I enjoy flicking through mainstream media sites to see what is capturing people’s attention, and also to see what is being said in the health arena. Quite often I will be asked about a certain news report on health, or a new diet craze, so I feel it’s important to keep up-to-date, not only with real health news, but also with “pop” health news as well.
Unfortunately most articles on health in the mainstream media are woefully researched and contain lots of misinformation. This article about juicing posted on the Daily Mail news site, was one that made me laugh, and it was so inaccurate that I just had to refute it. The article is titled “Juicing can wreck your looks: Flaking skin, hair loss and rotting teeth. The latest A-list diet craze has some ugly side-effects” and it examines the “juice detox” fad.
“It sounds terribly good for you — just masses of fruit and vegetables all juiced together, filling you full of vitamins, minerals and anti-oxidants. But while if you’re doing it Aniston-style and eating normally for most of the week, it probably won’t do you any serious harm, the truth is that a juice regime that lasts several weeks — or even just several days — could actually be wreaking all sorts of havoc on your health”.
So adding in masses of juiced fruit and vegetables whilst eating normally “probably won’t do you any serious harm”. OK… But the way that sentence is worded implies that it could do some harm? Is that moderate harm? Mild harm? What sort of harm are they talking about? And where is the study to back up the claim that a juice regime of several days or weeks wreaks havoc on your health? I would love to see that one! The truth is, that there are more vitamins, minerals, antioxidants, and phytonutrients contained in one glass of fresh vegetable juice, than many people consume in an entire day. Compare the “normal” breakfast of toasted white bread slathered with margarine, and a cup of tea with sugar and skim milk, with a celery, cucumber, kale and orange juice, and let’s see which breakfast is “wreaking havoc on your health”.
“To start with it’s unnecessary. Your body doesn’t need to detox, your digestive system doesn’t need to rest, and if you’re seriously worried about your diet and your health, you need to make long-term changes.”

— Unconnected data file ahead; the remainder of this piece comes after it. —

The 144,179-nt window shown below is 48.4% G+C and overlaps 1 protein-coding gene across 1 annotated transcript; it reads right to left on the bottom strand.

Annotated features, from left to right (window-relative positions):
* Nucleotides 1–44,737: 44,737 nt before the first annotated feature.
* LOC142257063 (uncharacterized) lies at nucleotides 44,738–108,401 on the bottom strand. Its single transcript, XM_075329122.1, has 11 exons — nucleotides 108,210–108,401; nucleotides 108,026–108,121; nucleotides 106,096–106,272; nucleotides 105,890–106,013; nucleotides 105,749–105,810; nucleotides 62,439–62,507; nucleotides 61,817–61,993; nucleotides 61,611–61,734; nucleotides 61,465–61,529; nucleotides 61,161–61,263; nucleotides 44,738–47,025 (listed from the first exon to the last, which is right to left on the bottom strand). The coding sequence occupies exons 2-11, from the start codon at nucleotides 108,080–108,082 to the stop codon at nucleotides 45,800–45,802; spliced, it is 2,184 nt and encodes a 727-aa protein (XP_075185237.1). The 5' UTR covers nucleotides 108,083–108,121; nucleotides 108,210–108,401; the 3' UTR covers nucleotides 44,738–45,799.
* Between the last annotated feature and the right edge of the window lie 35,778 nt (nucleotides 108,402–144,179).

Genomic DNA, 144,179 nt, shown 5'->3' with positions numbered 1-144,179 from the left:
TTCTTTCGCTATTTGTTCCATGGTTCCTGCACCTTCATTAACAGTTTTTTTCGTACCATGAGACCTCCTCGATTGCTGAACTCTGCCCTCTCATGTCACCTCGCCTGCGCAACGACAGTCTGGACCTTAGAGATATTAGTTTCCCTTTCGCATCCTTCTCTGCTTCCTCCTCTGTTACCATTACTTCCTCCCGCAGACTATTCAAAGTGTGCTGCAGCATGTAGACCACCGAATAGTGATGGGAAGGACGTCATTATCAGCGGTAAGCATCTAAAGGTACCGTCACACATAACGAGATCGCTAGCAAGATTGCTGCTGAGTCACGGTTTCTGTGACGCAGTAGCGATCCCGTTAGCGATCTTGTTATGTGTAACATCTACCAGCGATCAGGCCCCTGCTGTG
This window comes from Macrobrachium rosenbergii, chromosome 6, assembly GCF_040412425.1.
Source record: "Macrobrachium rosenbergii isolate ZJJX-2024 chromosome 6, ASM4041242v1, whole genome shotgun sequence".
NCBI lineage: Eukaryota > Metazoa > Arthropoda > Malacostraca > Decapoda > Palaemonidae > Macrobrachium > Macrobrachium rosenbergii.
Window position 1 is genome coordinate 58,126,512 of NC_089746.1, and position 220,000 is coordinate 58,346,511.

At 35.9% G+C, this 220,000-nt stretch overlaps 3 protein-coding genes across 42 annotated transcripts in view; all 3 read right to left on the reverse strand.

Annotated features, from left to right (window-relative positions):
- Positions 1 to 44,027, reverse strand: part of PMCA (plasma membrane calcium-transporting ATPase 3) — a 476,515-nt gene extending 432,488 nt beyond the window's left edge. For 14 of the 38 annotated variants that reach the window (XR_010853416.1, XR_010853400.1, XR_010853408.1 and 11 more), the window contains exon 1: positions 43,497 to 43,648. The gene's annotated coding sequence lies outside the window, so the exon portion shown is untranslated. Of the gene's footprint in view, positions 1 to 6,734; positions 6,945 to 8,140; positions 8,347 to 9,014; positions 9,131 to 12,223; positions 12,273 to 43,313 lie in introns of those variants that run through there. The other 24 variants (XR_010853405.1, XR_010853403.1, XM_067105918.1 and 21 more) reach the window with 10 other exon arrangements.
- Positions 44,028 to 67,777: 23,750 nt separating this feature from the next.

Yes, your body does need to detox, yes, your digestive system does need to rest, but also yes, long-term changes are also important. In the polluted world we live in today, detoxification is becoming more and more important. We are exposed to thousands of man-made chemicals which do not belong in our body, and the body burden of toxicity is forever climbing. A supervised juice fast is one proven method to assist the body in removing harmful toxins and lowering that burden. Something the author of the article has not looked into at all.
‘You might be getting a quick sugar rush,’ says Natalie, ‘but you’re not consuming any carbohydrates, so exercising, or even normal daily life is going to be almost impossible. You’ll feel light-headed and exhausted.’”
I think the dietitian interviewed for this article is a little confused. If you’re not consuming any carbohydrates, how do you get a sugar rush? I thought sugars were carbohydrates? Silly me! I think they are also confused about whether juice fasting is high calorie or low calorie – here are two paragraphs from the same article:
“If that’s not miserable enough, you could find that your net calorie intake is higher than if you were eating normally. Because while juicing gives you the same level of vitamins as you’d get from eating the whole fruit or vegetable, your body isn’t using any energy to break down the food so calories from the natural sugars in the juice aren’t offset by those usually used in digestion…. And there are long-term issues too. ‘Low-calorie diets like this cause the body’s insulin levels to spike and crash which initially causes break-outs, but over time, this insulin cycle alters the structures of collagen and elastin in the body, making them stiffer, and causing skin to look prematurely old.”
I wonder where they got this information from? How did juice fasting suddenly become a “low calorie diet”? Eating cardboard with no nutritional value could be classed as a low calorie “diet” – so comparing that to highly nutritious vegetable juices is a big call. With fresh juices being very high in vitamin C, which supports collagen production, I am inclined to consider juices as an anti-aging remedy rather than an aging one. I have taken many people with Type 2 Diabetes through juice fasting, and we find their insulin levels tend to normalise through a juice fast, not spike and crash as indicated in this article.
“‘By all means have a juice as one of your five a day,’ says dietitian Natalie Jones. ‘But any more than that simply won’t give you extra benefits, and could actually end up doing you more harm than good.’”
Talk about scare tactics! More harm than good from drinking vegetable juices? Now I’ve heard everything!
In this malnourished, overfed, processed-food society that we live in, I find it hard to believe that anyone would discourage something as healthful as juicing, with warnings about more than one juice doing more harm than good. Note to self. Must review the juicing regime at my retreats… Or not